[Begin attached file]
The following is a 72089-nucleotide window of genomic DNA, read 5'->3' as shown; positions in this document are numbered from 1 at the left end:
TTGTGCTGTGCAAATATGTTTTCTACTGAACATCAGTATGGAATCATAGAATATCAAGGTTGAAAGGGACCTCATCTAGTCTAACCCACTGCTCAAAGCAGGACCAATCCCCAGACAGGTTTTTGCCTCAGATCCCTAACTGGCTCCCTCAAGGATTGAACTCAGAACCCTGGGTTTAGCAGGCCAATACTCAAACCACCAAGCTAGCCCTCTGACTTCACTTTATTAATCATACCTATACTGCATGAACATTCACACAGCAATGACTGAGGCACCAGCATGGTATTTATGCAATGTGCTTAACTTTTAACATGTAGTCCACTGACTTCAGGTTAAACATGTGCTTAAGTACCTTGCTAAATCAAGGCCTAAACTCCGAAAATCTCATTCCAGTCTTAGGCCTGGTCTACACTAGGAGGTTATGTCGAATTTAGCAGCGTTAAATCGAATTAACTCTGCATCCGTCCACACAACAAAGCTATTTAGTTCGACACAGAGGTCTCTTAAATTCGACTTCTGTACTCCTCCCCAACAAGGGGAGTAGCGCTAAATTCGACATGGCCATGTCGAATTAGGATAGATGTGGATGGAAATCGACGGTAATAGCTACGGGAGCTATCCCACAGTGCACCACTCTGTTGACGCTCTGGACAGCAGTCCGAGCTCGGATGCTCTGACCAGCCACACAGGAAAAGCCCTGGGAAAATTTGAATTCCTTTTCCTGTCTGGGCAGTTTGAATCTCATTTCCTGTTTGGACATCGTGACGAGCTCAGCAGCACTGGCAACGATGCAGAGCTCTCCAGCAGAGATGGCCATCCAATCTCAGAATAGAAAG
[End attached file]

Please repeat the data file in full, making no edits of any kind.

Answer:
The following is a 72089-nucleotide window of genomic DNA, read 5'->3' as shown; positions in this document are numbered from 1 at the left end:
TTGTGCTGTGCAAATATGTTTTCTACTGAACATCAGTATGGAATCATAGAATATCAAGGTTGAAAGGGACCTCATCTAGTCTAACCCACTGCTCAAAGCAGGACCAATCCCCAGACAGGTTTTTGCCTCAGATCCCTAACTGGCTCCCTCAAGGATTGAACTCAGAACCCTGGGTTTAGCAGGCCAATACTCAAACCACCAAGCTAGCCCTCTGACTTCACTTTATTAATCATACCTATACTGCATGAACATTCACACAGCAATGACTGAGGCACCAGCATGGTATTTATGCAATGTGCTTAACTTTTAACATGTAGTCCACTGACTTCAGGTTAAACATGTGCTTAAGTACCTTGCTAAATCAAGGCCTAAACTCCGAAAATCTCATTCCAGTCTTAGGCCTGGTCTACACTAGGAGGTTATGTCGAATTTAGCAGCGTTAAATCGAATTAACTCTGCATCCGTCCACACAACAAAGCTATTTAGTTCGACACAGAGGTCTCTTAAATTCGACTTCTGTACTCCTCCCCAACAAGGGGAGTAGCGCTAAATTCGACATGGCCATGTCGAATTAGGATAGATGTGGATGGAAATCGACGGTAATAGCTACGGGAGCTATCCCACAGTGCACCACTCTGTTGACGCTCTGGACAGCAGTCCGAGCTCGGATGCTCTGACCAGCCACACAGGAAAAGCCCTGGGAAAATTTGAATTCCTTTTCCTGTCTGGGCAGTTTGAATCTCATTTCCTGTTTGGACATCGTGACGAGCTCAGCAGCACTGGCAACGATGCAGAGCTCTCCAGCAGAGATGGCCATCCAATCTCAGAATAGAAAG